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The New Hackers Dictionary [CuPpY]

The New Hackers Dictionary [CuPpY]

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Published by amey

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Published by: amey on Mar 27, 2010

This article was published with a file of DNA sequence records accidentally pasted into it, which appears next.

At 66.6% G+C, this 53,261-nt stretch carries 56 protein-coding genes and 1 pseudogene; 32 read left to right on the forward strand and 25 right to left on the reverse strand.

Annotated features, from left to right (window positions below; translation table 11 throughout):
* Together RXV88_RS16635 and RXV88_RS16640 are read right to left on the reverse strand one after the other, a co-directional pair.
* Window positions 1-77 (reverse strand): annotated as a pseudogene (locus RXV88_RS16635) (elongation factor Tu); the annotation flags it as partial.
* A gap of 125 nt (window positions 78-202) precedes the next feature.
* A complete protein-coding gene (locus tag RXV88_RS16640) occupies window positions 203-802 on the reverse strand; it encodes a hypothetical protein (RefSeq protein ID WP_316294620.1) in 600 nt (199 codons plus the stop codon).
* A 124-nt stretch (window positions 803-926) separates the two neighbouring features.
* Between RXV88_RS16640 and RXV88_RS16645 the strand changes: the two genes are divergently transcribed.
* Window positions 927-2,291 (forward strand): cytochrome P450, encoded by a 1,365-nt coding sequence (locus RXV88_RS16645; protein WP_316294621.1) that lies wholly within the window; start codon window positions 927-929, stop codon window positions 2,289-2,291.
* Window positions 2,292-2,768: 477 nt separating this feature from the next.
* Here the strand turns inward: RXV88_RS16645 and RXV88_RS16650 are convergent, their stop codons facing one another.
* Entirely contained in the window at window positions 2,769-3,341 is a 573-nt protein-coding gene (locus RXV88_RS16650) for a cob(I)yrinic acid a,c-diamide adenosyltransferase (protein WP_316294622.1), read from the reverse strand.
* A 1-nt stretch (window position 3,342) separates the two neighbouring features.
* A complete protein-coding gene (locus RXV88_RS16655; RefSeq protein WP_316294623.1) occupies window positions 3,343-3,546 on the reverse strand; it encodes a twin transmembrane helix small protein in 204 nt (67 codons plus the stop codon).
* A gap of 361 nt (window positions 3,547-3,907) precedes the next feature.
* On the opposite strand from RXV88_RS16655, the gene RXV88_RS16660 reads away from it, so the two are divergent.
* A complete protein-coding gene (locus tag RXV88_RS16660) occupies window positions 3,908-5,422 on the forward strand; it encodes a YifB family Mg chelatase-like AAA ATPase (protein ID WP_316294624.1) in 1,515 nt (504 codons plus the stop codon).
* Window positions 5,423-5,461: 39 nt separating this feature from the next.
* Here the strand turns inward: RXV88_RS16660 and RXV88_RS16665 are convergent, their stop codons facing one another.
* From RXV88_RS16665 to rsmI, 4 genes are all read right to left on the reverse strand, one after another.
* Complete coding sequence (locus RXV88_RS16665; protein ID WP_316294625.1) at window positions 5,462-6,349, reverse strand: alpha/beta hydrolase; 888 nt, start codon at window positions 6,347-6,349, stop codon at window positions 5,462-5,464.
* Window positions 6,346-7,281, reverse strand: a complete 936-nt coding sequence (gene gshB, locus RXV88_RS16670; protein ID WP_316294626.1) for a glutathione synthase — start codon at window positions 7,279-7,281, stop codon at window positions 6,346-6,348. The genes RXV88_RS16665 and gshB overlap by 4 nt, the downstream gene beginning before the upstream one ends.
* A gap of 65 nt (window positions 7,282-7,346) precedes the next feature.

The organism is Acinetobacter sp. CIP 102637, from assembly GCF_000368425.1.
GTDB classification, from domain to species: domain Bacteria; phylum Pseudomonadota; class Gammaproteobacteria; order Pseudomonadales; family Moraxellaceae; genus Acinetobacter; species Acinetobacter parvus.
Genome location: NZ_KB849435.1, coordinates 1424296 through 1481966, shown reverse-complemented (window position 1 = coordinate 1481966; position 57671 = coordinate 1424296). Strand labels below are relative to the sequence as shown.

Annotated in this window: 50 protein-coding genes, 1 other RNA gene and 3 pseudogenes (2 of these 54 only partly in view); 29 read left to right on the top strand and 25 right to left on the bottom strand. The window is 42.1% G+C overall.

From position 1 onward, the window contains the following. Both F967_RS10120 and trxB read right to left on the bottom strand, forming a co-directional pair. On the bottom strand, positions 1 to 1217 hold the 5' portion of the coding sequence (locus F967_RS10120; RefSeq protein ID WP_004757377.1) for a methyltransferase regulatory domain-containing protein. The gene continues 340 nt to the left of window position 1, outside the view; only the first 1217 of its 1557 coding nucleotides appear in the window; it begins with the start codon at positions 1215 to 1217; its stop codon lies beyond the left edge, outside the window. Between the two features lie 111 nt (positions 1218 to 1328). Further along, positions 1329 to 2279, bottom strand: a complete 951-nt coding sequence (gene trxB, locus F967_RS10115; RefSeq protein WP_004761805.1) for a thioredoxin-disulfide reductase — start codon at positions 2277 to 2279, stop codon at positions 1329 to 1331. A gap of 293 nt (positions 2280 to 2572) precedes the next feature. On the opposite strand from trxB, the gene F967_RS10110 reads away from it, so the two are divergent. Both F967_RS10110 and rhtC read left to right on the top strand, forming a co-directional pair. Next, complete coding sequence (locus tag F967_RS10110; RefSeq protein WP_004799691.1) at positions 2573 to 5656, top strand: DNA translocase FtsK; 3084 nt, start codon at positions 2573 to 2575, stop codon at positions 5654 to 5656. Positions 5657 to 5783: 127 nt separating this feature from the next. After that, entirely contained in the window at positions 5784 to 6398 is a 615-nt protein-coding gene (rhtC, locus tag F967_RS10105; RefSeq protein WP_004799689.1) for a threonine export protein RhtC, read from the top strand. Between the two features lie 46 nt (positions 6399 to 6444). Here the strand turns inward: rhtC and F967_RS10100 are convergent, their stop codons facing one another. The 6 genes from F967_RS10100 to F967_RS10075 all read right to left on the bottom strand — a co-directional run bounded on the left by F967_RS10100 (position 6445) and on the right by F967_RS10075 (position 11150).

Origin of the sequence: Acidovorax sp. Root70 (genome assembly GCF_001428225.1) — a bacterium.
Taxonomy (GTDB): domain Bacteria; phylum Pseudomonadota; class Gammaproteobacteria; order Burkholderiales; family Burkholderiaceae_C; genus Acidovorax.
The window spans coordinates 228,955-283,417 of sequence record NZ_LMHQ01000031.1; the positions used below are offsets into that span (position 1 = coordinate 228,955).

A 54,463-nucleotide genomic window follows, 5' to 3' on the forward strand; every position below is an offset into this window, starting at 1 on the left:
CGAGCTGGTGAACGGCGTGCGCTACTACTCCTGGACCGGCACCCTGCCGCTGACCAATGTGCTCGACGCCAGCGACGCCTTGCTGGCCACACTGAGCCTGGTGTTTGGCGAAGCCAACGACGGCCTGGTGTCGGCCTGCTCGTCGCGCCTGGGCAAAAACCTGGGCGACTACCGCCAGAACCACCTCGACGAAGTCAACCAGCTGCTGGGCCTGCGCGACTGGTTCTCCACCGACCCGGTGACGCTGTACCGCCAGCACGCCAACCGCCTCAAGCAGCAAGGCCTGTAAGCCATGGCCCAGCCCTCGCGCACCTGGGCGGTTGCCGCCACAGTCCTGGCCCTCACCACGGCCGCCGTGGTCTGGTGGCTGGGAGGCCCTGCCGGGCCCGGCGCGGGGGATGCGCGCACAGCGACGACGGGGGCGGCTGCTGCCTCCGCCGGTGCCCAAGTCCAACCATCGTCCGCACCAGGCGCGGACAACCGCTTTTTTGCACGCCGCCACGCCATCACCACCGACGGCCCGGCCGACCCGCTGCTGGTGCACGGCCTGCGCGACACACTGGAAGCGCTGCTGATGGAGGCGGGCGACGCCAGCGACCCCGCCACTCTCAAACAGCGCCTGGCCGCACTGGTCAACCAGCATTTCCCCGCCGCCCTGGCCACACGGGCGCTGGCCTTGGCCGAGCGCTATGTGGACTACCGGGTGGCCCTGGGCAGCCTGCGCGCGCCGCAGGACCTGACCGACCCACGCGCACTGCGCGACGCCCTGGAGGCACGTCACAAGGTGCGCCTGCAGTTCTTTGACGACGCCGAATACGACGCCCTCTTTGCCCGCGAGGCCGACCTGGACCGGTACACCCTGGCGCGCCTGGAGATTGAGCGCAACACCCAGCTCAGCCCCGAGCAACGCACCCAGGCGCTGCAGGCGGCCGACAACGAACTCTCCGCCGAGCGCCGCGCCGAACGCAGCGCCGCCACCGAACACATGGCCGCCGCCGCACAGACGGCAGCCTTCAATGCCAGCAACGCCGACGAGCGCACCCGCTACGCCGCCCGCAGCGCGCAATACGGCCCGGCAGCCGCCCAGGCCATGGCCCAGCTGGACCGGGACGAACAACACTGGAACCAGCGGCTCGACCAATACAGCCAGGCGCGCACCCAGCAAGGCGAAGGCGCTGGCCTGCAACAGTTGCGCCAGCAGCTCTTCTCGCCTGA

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============ THIS IS THE JARGON FILE, VERSION 2.9.6, 16 AUG 1991 ============This document (the Jargon File) is in the public domain, to be freelyused, shared, and modified. There are (by intention) no legalrestraints on what you can do with it, but there are traditions aboutits proper use to which many hackers are quite strongly attached.Please extend the courtesy of proper citation when you quote the File,ideally with a version number, as it will change and grow over time.(Examples of appropropriate citation form: "Jargon File 2.9.4" or "The on-line hacker Jargon File, version 2.9.4, July 1991".)The Jargon File is a common heritage of the hacker culture.Over the years a number of individuals have volunteered considerabletime to maintaining the File and been recognized by the net at largeas editors of it. Editorial responsibilities include: to collatecontributions and suggestions from others; to seek out corroboratinginformation; to cross-reference related entries; to keep the file in aconsistent format; and to announce and distribute updated versions periodically. Current volunteer editors include:Eric Raymond eric@snark.thyrsus.com(215)-296-5718Although there is no requirement that you do so, it is considered goodform to check with an editor before quoting the File in a published work or commercial product. We may have additional information that would behelpful to you and can assist you in framing your quote to reflectnot only the letter of the File but its spirit as well.All contributions and suggestions about this file sent to a volunteer editor are gratefully received and will be regarded, unless otherwiselabelled, as freely given donations for possible use as part of this public-domain file.From time to time a snapshot of this file has been polished, edited,and formatted for commercial publication with the cooperation of thevolunteer editors and the hacker community at large. If you wish tohave a bound paper copy of this file, you may find it convenient to purchase one of these. They often contain additional material notfound in on-line versions. The two `authorized' editions so far aredescribed in the Revision History section; there may be more in thefuture.Introduction************About This Book ===============This document is a collection of slang terms used by various subculturesof computer hackers. Though some technical material is included for  background and flavor, it is not a technical dictionary; what wedescribe here is the language hackers use among themselves for fun,social communication, and technical debate.The `hacker culture' is actually a loosely networked collection of subcultures that is nevertheless conscious of some important sharedexperiences, shared roots, and shared values. It has its own myths,heroes, villains, folk epics, in-jokes, taboos, and dreams. Because